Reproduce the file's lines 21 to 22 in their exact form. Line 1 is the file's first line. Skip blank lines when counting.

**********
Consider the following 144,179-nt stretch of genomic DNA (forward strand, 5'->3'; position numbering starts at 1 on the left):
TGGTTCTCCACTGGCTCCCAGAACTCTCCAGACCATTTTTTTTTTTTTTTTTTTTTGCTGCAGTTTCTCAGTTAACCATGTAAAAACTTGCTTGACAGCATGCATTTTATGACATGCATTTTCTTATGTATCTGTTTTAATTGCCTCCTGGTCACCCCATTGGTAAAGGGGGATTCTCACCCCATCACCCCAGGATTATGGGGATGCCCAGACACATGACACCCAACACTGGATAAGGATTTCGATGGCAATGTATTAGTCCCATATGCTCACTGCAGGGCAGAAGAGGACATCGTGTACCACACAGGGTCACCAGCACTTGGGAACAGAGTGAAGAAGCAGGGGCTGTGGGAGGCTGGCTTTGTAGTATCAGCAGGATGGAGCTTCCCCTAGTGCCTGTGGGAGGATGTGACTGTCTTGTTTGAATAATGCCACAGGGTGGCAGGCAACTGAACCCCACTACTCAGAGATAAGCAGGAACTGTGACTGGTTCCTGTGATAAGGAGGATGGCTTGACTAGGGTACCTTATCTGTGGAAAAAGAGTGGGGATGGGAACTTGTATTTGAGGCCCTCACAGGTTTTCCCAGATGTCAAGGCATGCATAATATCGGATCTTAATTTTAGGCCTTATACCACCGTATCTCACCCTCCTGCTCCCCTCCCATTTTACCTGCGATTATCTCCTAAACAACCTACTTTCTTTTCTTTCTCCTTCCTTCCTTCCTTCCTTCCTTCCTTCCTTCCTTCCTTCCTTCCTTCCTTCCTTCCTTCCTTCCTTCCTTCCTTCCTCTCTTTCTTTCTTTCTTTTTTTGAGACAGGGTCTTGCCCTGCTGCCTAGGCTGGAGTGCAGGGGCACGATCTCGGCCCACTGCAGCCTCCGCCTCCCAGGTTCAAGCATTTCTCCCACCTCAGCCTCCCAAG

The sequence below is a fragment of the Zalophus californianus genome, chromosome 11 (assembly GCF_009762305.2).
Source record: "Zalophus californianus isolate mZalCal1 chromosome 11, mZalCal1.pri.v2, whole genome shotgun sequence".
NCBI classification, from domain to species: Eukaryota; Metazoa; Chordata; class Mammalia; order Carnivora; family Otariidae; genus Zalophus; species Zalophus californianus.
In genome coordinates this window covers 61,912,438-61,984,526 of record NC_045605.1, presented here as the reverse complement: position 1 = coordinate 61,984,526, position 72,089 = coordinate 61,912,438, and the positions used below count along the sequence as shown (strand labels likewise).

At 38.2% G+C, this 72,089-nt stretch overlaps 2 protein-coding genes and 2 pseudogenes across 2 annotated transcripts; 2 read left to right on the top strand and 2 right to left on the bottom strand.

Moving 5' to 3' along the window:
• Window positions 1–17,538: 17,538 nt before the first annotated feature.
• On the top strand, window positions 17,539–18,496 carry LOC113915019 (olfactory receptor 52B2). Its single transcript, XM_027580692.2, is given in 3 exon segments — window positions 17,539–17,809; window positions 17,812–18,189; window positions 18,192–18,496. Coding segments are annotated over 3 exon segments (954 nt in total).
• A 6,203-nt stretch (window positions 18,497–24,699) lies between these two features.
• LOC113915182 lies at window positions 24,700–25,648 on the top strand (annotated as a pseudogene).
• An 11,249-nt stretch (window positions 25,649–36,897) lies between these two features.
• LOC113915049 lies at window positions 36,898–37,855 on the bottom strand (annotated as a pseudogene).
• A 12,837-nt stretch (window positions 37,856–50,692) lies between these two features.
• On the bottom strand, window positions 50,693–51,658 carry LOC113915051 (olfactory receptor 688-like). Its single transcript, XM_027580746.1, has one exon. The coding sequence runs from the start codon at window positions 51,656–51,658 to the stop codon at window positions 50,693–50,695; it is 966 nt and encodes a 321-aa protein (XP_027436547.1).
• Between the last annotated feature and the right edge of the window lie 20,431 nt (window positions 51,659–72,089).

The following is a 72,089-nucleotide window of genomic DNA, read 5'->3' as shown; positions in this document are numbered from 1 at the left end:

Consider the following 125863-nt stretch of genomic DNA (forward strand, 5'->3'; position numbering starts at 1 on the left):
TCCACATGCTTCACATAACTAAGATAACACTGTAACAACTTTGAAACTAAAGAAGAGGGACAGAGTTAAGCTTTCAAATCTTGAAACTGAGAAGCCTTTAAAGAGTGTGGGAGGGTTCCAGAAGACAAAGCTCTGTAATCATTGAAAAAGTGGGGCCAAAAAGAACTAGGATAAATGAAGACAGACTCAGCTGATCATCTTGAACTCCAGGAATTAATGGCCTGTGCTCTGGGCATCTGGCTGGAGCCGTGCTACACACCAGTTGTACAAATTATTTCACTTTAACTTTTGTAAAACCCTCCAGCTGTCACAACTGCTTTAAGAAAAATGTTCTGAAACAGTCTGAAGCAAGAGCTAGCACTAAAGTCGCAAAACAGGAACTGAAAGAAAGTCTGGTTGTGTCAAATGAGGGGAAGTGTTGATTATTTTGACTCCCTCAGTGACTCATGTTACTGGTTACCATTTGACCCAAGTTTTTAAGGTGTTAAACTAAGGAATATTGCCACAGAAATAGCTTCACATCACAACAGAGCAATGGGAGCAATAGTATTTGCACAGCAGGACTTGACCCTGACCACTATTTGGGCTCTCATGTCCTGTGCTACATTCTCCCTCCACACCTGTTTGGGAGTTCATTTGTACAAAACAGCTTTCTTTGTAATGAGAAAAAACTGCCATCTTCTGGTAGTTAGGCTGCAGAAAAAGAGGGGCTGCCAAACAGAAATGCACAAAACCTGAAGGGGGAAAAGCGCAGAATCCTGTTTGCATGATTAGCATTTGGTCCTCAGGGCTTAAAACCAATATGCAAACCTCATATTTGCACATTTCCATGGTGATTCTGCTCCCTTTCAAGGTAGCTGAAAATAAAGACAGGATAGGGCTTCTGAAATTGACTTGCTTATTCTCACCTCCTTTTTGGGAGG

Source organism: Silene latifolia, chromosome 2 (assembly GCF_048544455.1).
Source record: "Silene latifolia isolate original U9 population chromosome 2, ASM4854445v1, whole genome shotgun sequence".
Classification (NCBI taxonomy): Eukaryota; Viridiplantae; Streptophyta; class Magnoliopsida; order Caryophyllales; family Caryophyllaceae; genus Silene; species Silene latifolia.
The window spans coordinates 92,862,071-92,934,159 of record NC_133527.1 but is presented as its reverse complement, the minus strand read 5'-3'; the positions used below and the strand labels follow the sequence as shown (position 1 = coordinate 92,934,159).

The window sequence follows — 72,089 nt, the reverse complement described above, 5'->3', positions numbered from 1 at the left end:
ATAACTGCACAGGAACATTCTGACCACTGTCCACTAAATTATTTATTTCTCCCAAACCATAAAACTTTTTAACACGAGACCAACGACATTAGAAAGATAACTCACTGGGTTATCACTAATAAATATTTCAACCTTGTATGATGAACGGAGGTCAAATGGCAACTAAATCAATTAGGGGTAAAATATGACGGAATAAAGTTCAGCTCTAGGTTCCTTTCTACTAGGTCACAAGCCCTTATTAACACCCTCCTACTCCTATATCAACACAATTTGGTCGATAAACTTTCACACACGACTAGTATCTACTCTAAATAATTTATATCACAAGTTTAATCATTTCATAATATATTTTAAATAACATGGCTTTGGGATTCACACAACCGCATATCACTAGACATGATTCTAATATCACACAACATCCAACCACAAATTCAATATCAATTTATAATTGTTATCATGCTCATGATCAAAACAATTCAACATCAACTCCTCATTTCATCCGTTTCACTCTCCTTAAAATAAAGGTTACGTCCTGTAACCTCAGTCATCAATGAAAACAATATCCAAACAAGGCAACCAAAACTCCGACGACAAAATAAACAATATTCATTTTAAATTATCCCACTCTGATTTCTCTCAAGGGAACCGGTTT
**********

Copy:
Source organism: Silene latifolia, chromosome 2 (assembly GCF_048544455.1).
Source record: "Silene latifolia isolate original U9 population chromosome 2, ASM4854445v1, whole genome shotgun sequence".